AAC - March 1, 2013

A Guide to Goal Selection
Intervention for AAC Users
Trina Becker, M.S., CCC/SLP
[email protected]
“Personal achievement in life is a function of the
ability to communicate.”
Becker, T. 3/1/13
What is AAC?
• Refers to ways other than speech that are used to
send a message from one person to another
• Includes:
– Gestures
– sign language
– facial expressions
– picture symbol or alphabet boards
– sophisticated computer systems
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Benefits of AAC
Provides means to communicate
Increases participation & improves self-concept
Facilitates learning
Improves/restores receptive and expressive language
Reduces frustration and behaviors
Facilitates speech
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Who uses AAC?
• Anyone who has significant difficulty using
speech to communicate
• Used by people of all ages and disabilities
• Etiology either acquired or congenital
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Individuals who use AAC
• Developmental Disabilities
– Cerebral Palsy
– Mental Impairment
– Developmental Apraxia of Speech
• Neurodegenerative Diseases (ALS, MS)
• Acquired Disorders (TBI, Aphasia)
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Classification of
AAC Users
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Classification of AAC Users
Emerging Communicator
Wants/Needs Communicator
Context-Cue Dependent Communicator
Transitional Communicator
Independent Communicator
Adapted from Garrett (1992) and Beukelman (1998)
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Communication Ability Levels
 Respects the fact that individuals with complex
communication needs fall on a broad spectrum.
 Uses characteristics of individuals with complex
communication needs to determine placement on
the continuum.
 The InterAACT Framework (P. Dowden): DynaVox
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Emerging Communicator
• Does not reliably use symbolic communication
• Relies primarily on nonsymbolic
communication (gestures, vocalizations, etc.)
• Emerging does not always = beginner
• May also display
– Minimal turn-taking (object)
– Limited or no joint attention
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Wants/Needs Communicator
• Identifies basic symbols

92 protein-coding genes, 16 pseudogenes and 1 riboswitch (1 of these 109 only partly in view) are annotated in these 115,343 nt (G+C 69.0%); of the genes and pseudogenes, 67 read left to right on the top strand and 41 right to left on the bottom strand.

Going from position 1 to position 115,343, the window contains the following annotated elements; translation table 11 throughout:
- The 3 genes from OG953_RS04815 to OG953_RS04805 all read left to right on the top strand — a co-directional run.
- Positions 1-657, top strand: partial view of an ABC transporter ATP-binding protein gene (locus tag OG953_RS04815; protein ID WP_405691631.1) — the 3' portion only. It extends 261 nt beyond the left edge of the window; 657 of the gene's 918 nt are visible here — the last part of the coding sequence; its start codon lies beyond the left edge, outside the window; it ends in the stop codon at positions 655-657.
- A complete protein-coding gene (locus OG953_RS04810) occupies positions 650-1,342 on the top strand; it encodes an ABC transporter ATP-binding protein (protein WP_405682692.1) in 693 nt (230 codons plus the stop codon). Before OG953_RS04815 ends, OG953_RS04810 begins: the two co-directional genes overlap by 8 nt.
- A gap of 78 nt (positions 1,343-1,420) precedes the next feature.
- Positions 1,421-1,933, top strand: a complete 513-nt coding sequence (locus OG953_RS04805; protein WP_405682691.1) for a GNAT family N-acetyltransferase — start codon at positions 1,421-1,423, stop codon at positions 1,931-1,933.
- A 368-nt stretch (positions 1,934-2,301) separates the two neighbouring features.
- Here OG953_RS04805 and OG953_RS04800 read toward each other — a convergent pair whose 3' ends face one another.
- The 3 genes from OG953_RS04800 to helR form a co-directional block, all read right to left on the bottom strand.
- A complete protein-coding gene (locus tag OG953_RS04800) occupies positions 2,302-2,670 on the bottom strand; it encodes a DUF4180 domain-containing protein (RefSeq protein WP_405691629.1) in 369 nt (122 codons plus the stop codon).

• Do not have a wide range of vocabulary
• Uses symbols to make choices and meaningful
requests objects
• Primarily uses 1 symbol at a time
• Does not use symbols to interact socially only
for wants/needs
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Context Cue Communicator
• Vocabulary includes nouns, pronouns, verbs,
some descriptors
• Combines symbols to produce phrases
• Produces socially appropriate comments
• Participates in structured conversations with
familiar partners
• Appropriately answers routine questions with
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Transitional Communicator
– Initiates conversations and social interactions with
familiar partners
– Answers questions of unfamiliar partners without
– Not comfortable initiating interactions with unfamiliar
partners and using AAC in unfamiliar settings
– Creates novel utterances
– Recognizes conversational breakdowns and uses
repair strategies with mod cues
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Independent Communicator
• Understands communication the same as same-aged
• Appropriately uses AAC system to communicate across
all environments independently the same as peers
• Generates novel utterances
• Effectively uses repair strategies to fix communication
• Independent in operational competence (as much as
physical ability will allow)
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Levels of Communication
Children with Dev. Disabilities
• Follows typical hierarchy
– Emerging Communicator
– Wants/Needs Communicator
– Context-Cue Dependent Communicator
– Transitional Communicator
– Independent Communicator
Adapted from Garrett (1992) and Beukelman (1998)
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No tech
Low tech
Mid tech
High tech
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No Tech Systems
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Low Tech Systems
Mid Tech Systems
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High Tech Devices
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Language through Symbols
• Symbol – “something that stands for
something else” ( Anderheiden & Yoder, 1986, pg. 15)
–Single meaning
–Icon – based
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Single meaning
DynaSyms – DynaVox
PCS – Boardmaker
Proloquo2Go – iPad
Symbolstix – Tobii - ATI
• Unity Language – Prentke Romich
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Levels of Communicators & Levels of AAC
High tech
devices can be
adjusted to
meet any
ability level
No to Low
Low Tech to
High Tech
Base decision on
Trials, Trials,
Mid tech to High Tech